Named one of Miami’s “Top 10 Female DJs”, Bonnie Beats is a modern day renaissance woman (scientist, musical chameleon, and fashionista). The tech nerd turned – tastemaker – turned – super talent, is one of Miami’s rising stars. Raised on the sounds of Caribbean soul, Latin Jazz, and Motown, this young and ambitious DJ/Producer is all about taking you to that “feel good place.” A craftsman whose ambivalent to the term “commercial,” draws her inspiration from the first sightings of House including French House, Deep House, UKG and Jack, straight to earlier dance influences such as old funk, and early dubs. All of course, tying into a night of dance reminiscent to the early undergrounds sounds of New York disco-style clubs.
Tagged by The New Times as a “local powerhouse” she’s played alongside The Smith’s Andy Rourke and has shared nights with artists of all walks such as Talib Kweli, Jacques Renault, Neon Indian, Icona Pop, Thievery Corporation, Fred Falke and more.
Her impeccable sense of style only adds to her audacious flare which is why MTV Networks, Bacardi USA, Redbull Soundstage, and Mercedes Benz Fashion Week, to name a few, all hail her as their “go to“ DJ for private Miami events.
In 2010 Bonnie began her music and fashion blog recognized by Vice Magazine, Behind Color Bars to continue to educate her local community and abroad about all things cutting edge. It was this consistent message that gained Bonnie the street cred reserved for only those who create movements. Recognition of her unique style got her an invitation to join the independent cast and crew of Nightdrive Miami, and Wynwood Radio where she was asked to pilot her own show called, “ BCB presents: The Bailout” and “Sample City.”
In the past, Bonnie Beats has held residencies at renowned venues such as The Vagabond, Purdy Lounge, and W Hotels among others, and can currently be found throughout Miami playing at spots such as Bardot, Electric Pickle and Grand Central.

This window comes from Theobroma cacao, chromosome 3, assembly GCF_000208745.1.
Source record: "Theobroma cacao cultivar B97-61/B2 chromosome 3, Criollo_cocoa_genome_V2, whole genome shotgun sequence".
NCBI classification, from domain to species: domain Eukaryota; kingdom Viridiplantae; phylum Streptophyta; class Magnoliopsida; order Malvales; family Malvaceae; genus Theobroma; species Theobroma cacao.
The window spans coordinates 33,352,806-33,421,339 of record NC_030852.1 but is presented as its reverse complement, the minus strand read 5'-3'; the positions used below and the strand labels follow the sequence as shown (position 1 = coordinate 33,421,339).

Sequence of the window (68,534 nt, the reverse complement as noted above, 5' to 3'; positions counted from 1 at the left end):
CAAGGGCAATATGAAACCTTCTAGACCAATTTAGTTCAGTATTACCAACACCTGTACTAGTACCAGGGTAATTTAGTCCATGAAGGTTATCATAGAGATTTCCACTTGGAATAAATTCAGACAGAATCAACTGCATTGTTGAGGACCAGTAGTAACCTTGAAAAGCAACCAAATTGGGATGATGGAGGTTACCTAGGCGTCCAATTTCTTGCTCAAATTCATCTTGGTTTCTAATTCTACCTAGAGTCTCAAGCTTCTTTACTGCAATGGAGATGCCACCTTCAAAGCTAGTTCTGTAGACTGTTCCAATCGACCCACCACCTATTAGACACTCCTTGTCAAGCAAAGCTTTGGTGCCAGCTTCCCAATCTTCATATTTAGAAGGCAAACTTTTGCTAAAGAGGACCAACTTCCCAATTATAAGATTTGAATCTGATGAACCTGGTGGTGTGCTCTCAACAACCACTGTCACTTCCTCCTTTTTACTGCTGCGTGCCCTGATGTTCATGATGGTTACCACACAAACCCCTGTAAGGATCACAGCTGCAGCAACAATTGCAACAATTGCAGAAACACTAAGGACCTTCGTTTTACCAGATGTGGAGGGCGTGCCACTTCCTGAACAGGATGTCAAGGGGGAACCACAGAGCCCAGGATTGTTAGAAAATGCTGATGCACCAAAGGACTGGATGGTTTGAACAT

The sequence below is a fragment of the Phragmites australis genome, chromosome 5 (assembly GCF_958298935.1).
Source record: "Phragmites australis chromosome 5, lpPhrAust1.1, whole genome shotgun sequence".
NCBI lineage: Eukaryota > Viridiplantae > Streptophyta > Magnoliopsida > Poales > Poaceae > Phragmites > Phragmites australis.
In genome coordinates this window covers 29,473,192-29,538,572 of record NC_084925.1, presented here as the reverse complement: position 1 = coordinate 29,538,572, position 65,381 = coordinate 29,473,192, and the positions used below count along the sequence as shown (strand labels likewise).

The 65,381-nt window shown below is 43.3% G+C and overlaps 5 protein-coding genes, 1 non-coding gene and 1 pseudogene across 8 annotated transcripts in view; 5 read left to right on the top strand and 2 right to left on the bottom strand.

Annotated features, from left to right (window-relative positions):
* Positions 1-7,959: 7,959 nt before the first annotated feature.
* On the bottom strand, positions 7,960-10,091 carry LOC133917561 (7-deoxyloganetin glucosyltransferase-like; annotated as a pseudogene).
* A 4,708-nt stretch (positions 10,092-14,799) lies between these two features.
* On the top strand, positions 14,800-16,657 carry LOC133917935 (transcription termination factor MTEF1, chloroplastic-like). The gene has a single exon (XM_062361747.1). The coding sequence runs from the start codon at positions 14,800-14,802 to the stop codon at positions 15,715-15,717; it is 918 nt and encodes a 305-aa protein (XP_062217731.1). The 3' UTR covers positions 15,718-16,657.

Music critic Milo Miles on the wild career of the Queen of Latin Soul: La Lupe has never been given as thorough and carefully selected a retrospective as the two-disc anthology Puro Teatro. If there’s any cultural justice, it should redeem her completely. She was much more than a wild woman — she was a whole gang of them at once.
La Lupe performed in a variety of styles but her fans adoringly crowned her The Queen of Latin Soul.
She spent the first 23 years of her life in Cuba where she had a hugely successful music career. In 1962 La Lupe settled in the Bronx and started the second phase of her music career with the help of Latin Soul legend Mongo Santamaria. She became, in fact, a HUGE star even selling out Madison Square garden.
I was recently watching part of an episode of RuPaul’s Drag Race. One of the contestants was criticized by a judge for choosing to emulate La Lupe because “she isn’t well known." And that’s when my heart cried 1000 tears.
I was listening to this song in the car recently, and it occurred to me that the first section sounded a lot like something the Skatalites might have recorded. Then the boogaloo section kicks in. Kinda cool.
So I take a look around me now, as I speak
and I imagine a disinterested crowd, talking aloud
and I think of what I want most
and the crowd disappears
and a fixated gaze envelopes my wondering mind
and then she recruits and takes me to this place
I’ve been there before and that’s where I saw her face
In a sea of a hundred dead and loving souls…
Chicano Batman- A Sea of a Hundred Dead and Loving Souls